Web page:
The foreign secretary, James Cleverly, has said that the British government “wants dictators to fear us”, but to those watching closely it would seem that he has a highly selective approach to human rights abusers.
Just days ago, the Foreign Office was scrambling to withdraw comments by a minister, David Rutley, acknowledging that Saudi Arabian authorities had tortured a Jordanian father facing imminent execution, after a complaint by Saudi authorities.
Cleverly confidently squares up to Myanmar, Mali and Nicaragua, but conveniently ignores abuses by the likes of Egypt, Bahrain and India. If I were Saudi Crown Prince Mohammed bin Salman, this kind of behaviour would not make me take the Foreign Office particularly seriously. In fact, Saudi Arabia already seems very comfortable leading the Foreign Office up the garden path. It promised the UK it would stop executing drug offenders and child defendants, and then carried on doing so.
Cleverly has recently suggested that as foreign secretary, “I should not be telling you about my feelings”, but this is an obvious straw-man argument – no one is crying out for Cleverly to show us more emotion. What human rights groups such as Reprieve are actually seeking are robust diplomatic representations that lead to real world outcomes. We are asking him to pick up the phone to his Saudi counterpart and call for these executions to be halted. “Backing words with action,” as he puts it.
This is not an unreasonable request, and such action would not be unprecedented. When David Cameron was prime minister, he helped prevent the execution of a Saudi national called Ali Mohammed al-Nimr after pledging to raise the case with the then King Abdullah. The then foreign secretary, Philip Hammond, subsequently secured a commitment that Ali would not be executed, describing this as a victory for British diplomacy.
For all his tough talk, Cleverly has thus far failed to take such action. For example, the government of India continues to detain a British blogger, Jagtar Singh Johal, who, his lawyers say, was tortured into signing a blank piece of paper that became a confession to trumped-up political charges. Johal now faces a possible death sentence as a result of this confession.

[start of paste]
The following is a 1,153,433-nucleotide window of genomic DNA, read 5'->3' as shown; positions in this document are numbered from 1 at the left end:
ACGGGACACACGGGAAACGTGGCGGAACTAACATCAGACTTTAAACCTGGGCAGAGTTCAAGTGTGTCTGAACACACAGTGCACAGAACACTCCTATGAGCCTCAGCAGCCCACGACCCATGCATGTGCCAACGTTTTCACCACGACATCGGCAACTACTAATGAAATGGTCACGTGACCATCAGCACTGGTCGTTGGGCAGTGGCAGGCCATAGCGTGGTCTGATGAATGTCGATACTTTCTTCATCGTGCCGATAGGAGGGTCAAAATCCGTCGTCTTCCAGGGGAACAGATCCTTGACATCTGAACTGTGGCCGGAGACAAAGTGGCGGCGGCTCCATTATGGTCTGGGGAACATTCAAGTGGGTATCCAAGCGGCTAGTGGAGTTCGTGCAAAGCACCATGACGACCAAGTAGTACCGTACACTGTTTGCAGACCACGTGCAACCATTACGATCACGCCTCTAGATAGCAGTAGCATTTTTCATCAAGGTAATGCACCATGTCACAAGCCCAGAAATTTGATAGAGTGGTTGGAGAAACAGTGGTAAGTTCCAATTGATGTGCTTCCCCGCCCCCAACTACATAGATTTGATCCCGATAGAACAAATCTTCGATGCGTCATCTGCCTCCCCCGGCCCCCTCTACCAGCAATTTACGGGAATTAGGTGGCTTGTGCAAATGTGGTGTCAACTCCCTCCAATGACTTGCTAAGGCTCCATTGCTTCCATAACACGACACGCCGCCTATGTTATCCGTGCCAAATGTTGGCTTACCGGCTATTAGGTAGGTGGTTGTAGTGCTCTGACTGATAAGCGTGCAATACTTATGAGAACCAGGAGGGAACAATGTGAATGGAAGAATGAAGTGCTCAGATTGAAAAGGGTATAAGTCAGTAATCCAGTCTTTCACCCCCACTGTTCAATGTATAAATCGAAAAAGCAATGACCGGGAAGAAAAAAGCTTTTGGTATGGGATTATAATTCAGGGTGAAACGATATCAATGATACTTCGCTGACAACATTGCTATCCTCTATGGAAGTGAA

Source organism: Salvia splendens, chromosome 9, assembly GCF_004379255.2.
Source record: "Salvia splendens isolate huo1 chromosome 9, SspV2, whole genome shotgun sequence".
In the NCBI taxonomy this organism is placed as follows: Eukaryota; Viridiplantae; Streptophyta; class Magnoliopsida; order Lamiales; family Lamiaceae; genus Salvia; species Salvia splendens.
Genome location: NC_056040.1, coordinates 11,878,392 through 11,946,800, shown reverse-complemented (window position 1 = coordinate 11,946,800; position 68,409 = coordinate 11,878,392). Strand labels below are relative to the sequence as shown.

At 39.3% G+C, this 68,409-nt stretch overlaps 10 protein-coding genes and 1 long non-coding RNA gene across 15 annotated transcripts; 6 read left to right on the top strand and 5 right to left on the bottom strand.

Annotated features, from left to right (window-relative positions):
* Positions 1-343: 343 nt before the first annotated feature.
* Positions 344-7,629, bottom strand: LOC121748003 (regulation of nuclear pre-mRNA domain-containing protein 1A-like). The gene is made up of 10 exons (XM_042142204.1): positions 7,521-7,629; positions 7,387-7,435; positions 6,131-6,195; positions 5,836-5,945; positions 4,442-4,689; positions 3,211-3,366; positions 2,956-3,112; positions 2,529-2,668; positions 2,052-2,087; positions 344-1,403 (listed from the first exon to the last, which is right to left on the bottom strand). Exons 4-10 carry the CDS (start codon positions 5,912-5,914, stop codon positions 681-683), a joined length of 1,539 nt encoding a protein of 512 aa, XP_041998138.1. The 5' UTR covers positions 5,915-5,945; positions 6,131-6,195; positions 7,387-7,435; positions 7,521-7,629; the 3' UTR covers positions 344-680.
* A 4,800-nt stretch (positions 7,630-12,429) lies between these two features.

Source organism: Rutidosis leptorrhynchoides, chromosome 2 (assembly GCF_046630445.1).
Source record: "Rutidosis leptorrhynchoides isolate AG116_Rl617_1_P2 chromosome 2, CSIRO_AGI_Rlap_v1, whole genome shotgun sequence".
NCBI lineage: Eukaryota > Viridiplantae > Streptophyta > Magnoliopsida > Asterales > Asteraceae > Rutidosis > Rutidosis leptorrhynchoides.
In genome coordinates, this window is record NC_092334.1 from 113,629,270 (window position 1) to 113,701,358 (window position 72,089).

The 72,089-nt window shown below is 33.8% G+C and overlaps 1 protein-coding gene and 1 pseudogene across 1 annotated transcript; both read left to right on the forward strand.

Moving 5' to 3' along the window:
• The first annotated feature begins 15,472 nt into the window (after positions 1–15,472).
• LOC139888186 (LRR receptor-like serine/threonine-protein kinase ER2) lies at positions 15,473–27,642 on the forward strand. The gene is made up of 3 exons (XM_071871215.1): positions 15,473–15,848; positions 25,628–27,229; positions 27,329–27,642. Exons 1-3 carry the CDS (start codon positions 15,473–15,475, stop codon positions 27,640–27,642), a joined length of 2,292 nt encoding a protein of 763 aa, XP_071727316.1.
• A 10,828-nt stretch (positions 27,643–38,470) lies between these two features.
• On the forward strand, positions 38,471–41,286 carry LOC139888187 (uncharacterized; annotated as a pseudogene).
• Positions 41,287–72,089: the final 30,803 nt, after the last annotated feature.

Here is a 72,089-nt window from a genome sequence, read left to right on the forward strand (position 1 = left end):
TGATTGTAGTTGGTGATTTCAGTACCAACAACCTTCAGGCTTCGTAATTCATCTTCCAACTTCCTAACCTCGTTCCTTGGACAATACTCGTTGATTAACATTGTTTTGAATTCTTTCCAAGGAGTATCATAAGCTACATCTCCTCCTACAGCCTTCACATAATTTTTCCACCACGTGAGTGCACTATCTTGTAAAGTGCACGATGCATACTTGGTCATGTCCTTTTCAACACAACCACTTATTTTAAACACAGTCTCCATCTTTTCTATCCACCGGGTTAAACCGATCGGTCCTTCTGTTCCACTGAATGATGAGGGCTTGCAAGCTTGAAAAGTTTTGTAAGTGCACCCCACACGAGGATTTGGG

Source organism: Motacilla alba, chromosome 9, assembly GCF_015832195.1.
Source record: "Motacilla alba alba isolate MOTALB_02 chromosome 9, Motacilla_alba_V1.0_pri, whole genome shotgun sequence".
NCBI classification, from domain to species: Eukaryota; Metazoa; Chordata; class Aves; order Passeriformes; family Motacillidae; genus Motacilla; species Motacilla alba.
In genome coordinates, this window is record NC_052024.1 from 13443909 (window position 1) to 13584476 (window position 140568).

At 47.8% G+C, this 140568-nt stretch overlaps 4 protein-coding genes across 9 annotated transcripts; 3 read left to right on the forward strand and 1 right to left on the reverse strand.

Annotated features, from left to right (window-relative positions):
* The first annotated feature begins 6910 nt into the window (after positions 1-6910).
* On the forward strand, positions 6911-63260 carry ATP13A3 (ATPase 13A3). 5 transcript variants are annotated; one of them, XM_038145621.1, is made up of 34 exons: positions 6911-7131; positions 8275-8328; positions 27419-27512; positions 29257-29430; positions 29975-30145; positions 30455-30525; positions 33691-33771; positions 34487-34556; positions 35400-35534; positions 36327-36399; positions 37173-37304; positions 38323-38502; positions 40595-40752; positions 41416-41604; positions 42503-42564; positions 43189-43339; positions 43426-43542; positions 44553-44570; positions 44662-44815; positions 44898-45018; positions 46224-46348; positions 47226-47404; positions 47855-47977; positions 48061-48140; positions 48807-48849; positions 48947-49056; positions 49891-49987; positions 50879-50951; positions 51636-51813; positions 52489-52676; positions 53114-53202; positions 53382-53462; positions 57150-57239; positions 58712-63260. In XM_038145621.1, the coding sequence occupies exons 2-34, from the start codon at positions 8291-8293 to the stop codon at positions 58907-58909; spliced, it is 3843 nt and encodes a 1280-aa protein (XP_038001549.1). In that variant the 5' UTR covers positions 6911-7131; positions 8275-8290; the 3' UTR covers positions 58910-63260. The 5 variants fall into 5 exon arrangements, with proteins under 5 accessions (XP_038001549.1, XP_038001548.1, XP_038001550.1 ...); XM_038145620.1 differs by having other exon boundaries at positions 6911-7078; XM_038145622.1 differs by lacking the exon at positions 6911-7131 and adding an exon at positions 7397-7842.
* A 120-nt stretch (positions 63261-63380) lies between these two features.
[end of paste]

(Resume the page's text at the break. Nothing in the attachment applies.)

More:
Despite UN experts concluding Johal is arbitrarily detained, and the then PM Boris Johnson accepting this decision, the Foreign Office has failed to follow UN calls for Johal’s immediate release. Instead, it has claimed to be raising vague concerns about Johal’s “welfare and treatment” – as if this is any kind of substitute.
If the Foreign Office dealt more directly with its counterparts in the Indian government, and explicitly sought Johal’s release, he might now be free. The comparison with President Biden’s efforts to secure the release of Brittney Griner is not a flattering one for the Foreign Office.
Cleverly cites the UK’s use of sanctions against individuals and institutions in Russia, Iran and Myanmar, and few would object to a British foreign secretary taking a tough line on these regimes’ abuses. But here too the UK’s policy is applied highly selectively.
There would be a compelling case, for example, to explore sanctions against Bahrain’s ombudsman for the ministry of the interior, who has repeatedly helped whitewash credible torture allegations by Bahraini prisoners.
Interestingly, though, no such sanctions have been pursued, and you wonder if it might have something to do with Britain’s close diplomatic ties to Bahrain and the UK government’s funding of Bahraini security bodies, including the ombudsman.
You wonder why the UK has not explored the possibility of using human rights sanctions against President Abdel Fatah al-Sisi’s regime in Egypt, where torture by security officials is endemic, hundreds of people have been sentenced to death in mass trials for political offences and a British citizen, Alaa Abd el-Fattah, has been imprisoned for years for sharing a Facebook post.
Dictators and abusers will only “fear” the UK, as the foreign secretary hopes, if we stand by our principles and seek to actively prevent abuses – even when they are committed by our allies. Our diplomatic relationships will survive a little straight talk and resolve. Is that really too much to ask?
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